CityU holds exhibition of Sichuan Shadow Show
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The more than 200 ox-hide exhibits include theatrical masks (some complete with moustaches and beards), backdrops for stage scenes and animal and flower patterns. Also on show are hand-written copies of scripts dating back centuries and various tools for making puppets and other articles for shadow puppetry shows. The items are part of the Shadow Show collection of Sichuan University Museum, shipped from mainland China to Hong Kong especially for this unique exhibition jointly held by the museum and CityU. The exhibition reaffirms CityU's commitment to the ideal of liberal education.
The exhibition was opened on 30 October by Professor Zhao Changwen, Vice-President of Sichuan University, Mr Li Xiaotao, Deputy Curator of Sichuan University Museum, Ms Belinda Wong, Chief Curator of Hong Kong Heritage Museum, and Professor Cheng Pei-kai, Director of the Chinese Civilisation Centre.
Shadow shows used to be popular in Sichuan, China but have now disappeared, said Prof Cheng, stressing the great value of the exhibits from Sichuan University Museum. Many of those on show at CityU have never before been displayed.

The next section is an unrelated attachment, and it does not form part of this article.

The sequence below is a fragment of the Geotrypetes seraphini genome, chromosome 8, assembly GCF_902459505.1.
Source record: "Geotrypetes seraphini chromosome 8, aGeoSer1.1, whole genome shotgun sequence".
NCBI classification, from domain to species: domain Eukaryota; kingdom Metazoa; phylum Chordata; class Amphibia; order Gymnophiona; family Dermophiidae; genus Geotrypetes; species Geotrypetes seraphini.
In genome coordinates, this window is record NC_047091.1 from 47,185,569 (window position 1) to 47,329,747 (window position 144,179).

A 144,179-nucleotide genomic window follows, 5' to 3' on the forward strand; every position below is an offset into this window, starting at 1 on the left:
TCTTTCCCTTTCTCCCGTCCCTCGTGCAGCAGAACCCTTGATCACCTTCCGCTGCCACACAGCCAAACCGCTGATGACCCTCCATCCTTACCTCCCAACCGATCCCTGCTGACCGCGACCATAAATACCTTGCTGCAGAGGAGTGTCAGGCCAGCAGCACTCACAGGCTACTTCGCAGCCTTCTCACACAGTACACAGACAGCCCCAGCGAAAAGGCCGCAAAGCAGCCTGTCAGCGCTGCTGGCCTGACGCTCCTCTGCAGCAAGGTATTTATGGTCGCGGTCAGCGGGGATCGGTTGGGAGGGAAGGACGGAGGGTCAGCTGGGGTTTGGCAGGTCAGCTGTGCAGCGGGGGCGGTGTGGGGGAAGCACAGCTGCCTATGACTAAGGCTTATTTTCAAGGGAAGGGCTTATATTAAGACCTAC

In his speech, Prof Zhao emphasised the significance of the exhibition. "As a form of folk art, shadow shows were in the past loved by the common people. It is important that students, faculty and many others can get a glimpse of the history and culture that this art represents."
Shadow shows present drama with puppets that project shadows on a screen. The genre was first seen in China, giving it the title of "Home of Shadow Shows". The shadow show in Sichuan Province uses puppets made of translucent ox-hide, carved and painted in the vein of the Sichuan Opera, and ranks as the best shadow shows in China.
Sichuan University Museum houses a collection of shadow show articles dating back to the later decades of the Qing Dynasty (1644-1911) and the Republican years (1911-1949). Well-preserved, the exhibits on show at CityU Gallery display exquisite carving and painting, and are of great importance to researchers and art lovers alike.
Of the articles, the series featuring “Ten Temples of Hell” are arguably the most eye-catching. They were used as backdrops for stage scenes of hell, where souls of the dead are tried and then awarded or punished according to their good deeds or evil doings. Also shown in these plates are scenes of life from the Qing Dynasty years, such as people gambling and smoking opium.
Also of interest are pieces representing episodes from history and folklore, and well-known story chapters that help form part of Chinese civilisation.
The Sichuan Shadow Show at CityU Gallery (Amenities Building, CityU) runs from 31 October to 14 December (10 am to 7 pm).